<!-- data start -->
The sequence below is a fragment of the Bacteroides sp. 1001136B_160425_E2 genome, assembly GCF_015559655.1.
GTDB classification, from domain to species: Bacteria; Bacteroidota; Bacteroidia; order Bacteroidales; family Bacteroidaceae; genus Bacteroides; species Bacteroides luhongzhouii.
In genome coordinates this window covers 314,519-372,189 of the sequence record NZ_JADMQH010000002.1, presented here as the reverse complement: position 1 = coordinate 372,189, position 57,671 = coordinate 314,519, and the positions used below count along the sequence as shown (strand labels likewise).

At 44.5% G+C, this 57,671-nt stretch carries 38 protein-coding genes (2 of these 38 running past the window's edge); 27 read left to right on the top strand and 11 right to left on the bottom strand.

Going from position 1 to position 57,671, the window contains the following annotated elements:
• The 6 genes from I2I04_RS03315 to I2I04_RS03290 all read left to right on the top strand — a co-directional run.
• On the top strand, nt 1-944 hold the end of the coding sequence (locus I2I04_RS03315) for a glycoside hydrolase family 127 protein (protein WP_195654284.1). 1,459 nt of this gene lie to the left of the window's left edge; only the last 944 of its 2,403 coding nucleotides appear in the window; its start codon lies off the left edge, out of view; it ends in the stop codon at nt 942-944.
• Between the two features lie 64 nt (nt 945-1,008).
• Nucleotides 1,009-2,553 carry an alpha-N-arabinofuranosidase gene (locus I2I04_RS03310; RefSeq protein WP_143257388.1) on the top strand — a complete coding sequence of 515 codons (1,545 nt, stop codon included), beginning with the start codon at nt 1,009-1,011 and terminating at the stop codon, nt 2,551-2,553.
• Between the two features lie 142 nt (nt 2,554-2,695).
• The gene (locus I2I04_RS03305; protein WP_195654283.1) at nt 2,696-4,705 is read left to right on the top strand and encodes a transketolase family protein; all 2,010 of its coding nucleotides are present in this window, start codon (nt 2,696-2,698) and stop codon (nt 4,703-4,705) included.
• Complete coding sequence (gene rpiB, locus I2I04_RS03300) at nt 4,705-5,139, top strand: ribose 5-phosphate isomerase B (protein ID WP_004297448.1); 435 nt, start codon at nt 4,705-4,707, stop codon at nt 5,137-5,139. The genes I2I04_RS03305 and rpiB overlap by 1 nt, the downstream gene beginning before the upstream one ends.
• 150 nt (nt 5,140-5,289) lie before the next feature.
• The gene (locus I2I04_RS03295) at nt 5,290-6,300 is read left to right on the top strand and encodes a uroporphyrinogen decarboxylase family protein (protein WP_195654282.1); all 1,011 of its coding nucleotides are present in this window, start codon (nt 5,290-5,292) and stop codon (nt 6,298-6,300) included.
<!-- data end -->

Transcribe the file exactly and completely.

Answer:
The sequence below is a fragment of the Bacteroides sp. 1001136B_160425_E2 genome, assembly GCF_015559655.1.
GTDB classification, from domain to species: Bacteria; Bacteroidota; Bacteroidia; order Bacteroidales; family Bacteroidaceae; genus Bacteroides; species Bacteroides luhongzhouii.
In genome coordinates this window covers 314,519-372,189 of the sequence record NZ_JADMQH010000002.1, presented here as the reverse complement: position 1 = coordinate 372,189, position 57,671 = coordinate 314,519, and the positions used below count along the sequence as shown (strand labels likewise).

At 44.5% G+C, this 57,671-nt stretch carries 38 protein-coding genes (2 of these 38 running past the window's edge); 27 read left to right on the top strand and 11 right to left on the bottom strand.

Going from position 1 to position 57,671, the window contains the following annotated elements:
• The 6 genes from I2I04_RS03315 to I2I04_RS03290 all read left to right on the top strand — a co-directional run.
• On the top strand, nt 1-944 hold the end of the coding sequence (locus I2I04_RS03315) for a glycoside hydrolase family 127 protein (protein WP_195654284.1). 1,459 nt of this gene lie to the left of the window's left edge; only the last 944 of its 2,403 coding nucleotides appear in the window; its start codon lies off the left edge, out of view; it ends in the stop codon at nt 942-944.
• Between the two features lie 64 nt (nt 945-1,008).
• Nucleotides 1,009-2,553 carry an alpha-N-arabinofuranosidase gene (locus I2I04_RS03310; RefSeq protein WP_143257388.1) on the top strand — a complete coding sequence of 515 codons (1,545 nt, stop codon included), beginning with the start codon at nt 1,009-1,011 and terminating at the stop codon, nt 2,551-2,553.
• Between the two features lie 142 nt (nt 2,554-2,695).
• The gene (locus I2I04_RS03305; protein WP_195654283.1) at nt 2,696-4,705 is read left to right on the top strand and encodes a transketolase family protein; all 2,010 of its coding nucleotides are present in this window, start codon (nt 2,696-2,698) and stop codon (nt 4,703-4,705) included.
• Complete coding sequence (gene rpiB, locus I2I04_RS03300) at nt 4,705-5,139, top strand: ribose 5-phosphate isomerase B (protein ID WP_004297448.1); 435 nt, start codon at nt 4,705-4,707, stop codon at nt 5,137-5,139. The genes I2I04_RS03305 and rpiB overlap by 1 nt, the downstream gene beginning before the upstream one ends.
• 150 nt (nt 5,140-5,289) lie before the next feature.
• The gene (locus I2I04_RS03295) at nt 5,290-6,300 is read left to right on the top strand and encodes a uroporphyrinogen decarboxylase family protein (protein WP_195654282.1); all 1,011 of its coding nucleotides are present in this window, start codon (nt 5,290-5,292) and stop codon (nt 6,298-6,300) included.